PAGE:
The FBI Wants to Codify Snooping

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A few weeks ago, word began circulating among the privacy activist and civil liberties community that the Federal Bureau of Investigation was seeking to obscure a major power grab under the cover of a technical change to existing legislation. Yesterday, the Post's Ellen Nakashima clarified matters. The FBI, supported by the administration, wants to codify in law what's been common practice for a while: it wants to be able to force Internet providers to turn over meta-data about a user's traffic habits without a warrant.

The Justice Department and the FBI portray this request as non-controversial. Many ISPs, they say, already turn over this information when the FBI sends them National Security Letters. And those who don't say that the law is ambiguous and want some statutory protection before they'd risk a lawsuit by turning over data to the FBI.

"The Administration has proposed to clarify a statute that already requires internet service providers to produce 'electronic communication transactional records' to the FBI upon request," writes Dean Boyd, a Justice Department spokesman, in an e-mail. "The statute as written causes confusion and the potential for unnecessary litigation. This clarification will not allow the government to obtain or collect new categories of information, but it seeks to clarify what Congress intended when the statute was amended in 1993."

Clarify is in the eye of the beholder.

As Julian Sanchez, who first brought this change to my attention a few weeks ago, has noted, President Bush's Office of Legal Counsel specifically rejected this interpretation in 2008 when the FBI asked whether Congress's rules on what types of information they could collect from NSL was merely representative or exhaustive. "Exhaustive" was the word from OLC. 

Section 2709 is an exception to the background rule of privacy established by 18 U.S.C. § 2702(a), which generally bars a provider from giving the Government a record or other information pertaining to a subscriber or customer. Here, the exceptions listed in section 2709(b)(1) specify some types of information--a subscriber‟s name, address, length of service, and billing records--and not others. Other exceptions to the rule of privacy appear in section 2702(b), dealing with voluntary disclosures, and in section 2703, dealing with disclosures in response to subpoenas or warrants. We would not infer additional exceptions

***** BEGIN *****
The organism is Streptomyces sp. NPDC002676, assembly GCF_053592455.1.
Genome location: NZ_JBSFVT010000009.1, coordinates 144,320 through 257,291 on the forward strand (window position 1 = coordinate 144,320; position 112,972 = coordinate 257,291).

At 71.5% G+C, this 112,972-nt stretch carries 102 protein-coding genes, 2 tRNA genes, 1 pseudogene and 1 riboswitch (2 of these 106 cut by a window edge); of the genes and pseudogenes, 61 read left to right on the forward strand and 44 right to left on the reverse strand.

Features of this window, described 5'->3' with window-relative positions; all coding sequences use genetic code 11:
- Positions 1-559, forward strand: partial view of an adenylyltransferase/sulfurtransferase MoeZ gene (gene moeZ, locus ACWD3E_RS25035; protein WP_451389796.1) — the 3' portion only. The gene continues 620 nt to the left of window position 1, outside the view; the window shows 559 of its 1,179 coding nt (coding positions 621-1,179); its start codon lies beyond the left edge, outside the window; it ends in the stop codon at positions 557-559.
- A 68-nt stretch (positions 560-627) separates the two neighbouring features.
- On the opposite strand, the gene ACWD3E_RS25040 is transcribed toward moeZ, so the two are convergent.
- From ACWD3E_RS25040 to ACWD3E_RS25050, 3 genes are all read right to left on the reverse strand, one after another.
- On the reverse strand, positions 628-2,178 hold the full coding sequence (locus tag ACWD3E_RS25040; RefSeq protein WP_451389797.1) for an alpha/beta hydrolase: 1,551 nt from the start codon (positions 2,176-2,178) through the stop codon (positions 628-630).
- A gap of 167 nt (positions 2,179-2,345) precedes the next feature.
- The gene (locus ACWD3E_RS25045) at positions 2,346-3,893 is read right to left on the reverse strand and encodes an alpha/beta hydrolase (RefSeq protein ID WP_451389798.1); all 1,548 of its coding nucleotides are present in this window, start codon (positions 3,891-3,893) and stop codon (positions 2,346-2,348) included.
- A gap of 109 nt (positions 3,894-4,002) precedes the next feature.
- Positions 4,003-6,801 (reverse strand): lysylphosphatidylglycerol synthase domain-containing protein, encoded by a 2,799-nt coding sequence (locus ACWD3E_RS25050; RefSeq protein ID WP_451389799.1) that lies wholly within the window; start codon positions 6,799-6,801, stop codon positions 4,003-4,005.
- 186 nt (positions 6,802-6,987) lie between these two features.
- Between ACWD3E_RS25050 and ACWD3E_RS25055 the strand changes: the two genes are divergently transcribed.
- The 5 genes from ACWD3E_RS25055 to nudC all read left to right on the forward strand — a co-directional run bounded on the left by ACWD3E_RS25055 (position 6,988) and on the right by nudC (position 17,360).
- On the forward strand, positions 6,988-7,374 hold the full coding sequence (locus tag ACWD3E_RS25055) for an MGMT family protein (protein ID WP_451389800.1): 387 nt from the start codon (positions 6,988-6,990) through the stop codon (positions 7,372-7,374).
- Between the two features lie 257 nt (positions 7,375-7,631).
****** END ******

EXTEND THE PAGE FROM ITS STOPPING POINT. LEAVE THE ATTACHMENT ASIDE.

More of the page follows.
According to an administration official, Obama's OLC lawyers concluded the same: in order for the FBI to formally request and lawfully receive e-mail metadata, Congress would need to change the law.

Here's how the amended law would read if Congress agrees to the changes:

§ 2709. Counterintelligence access to telephone toll and transactional records

 (a) Duty to Provide.-- A wire or electronic communication service provider shall comply with a request for subscriber information and toll billing records information, or electronic communication transactional records in its custody or possession made by the Director of the Federal Bureau of Investigation under subsection (b) of this section.

(b) Required Certification.-- The Director of the Federal Bureau of Investigation, or his designee in a position not lower than Deputy Assistant Director at Bureau headquarters or a Special Agent in Charge in a Bureau field office designated by the Director, may--

(1) request the name, address, length of service, and local and long distance toll billing records of a person or entity if the Director (or his designee) certifies in writing to the wire or electronic communication service provider to which the request is made that the name, address, length of service, and toll billing records sought are relevant to an authorized investigation to protect against international terrorism or clandestine intelligence activities, provided that such an investigation of a United States person is not conducted solely on the basis of activities protected by the first amendment to the Constitution of the United States; and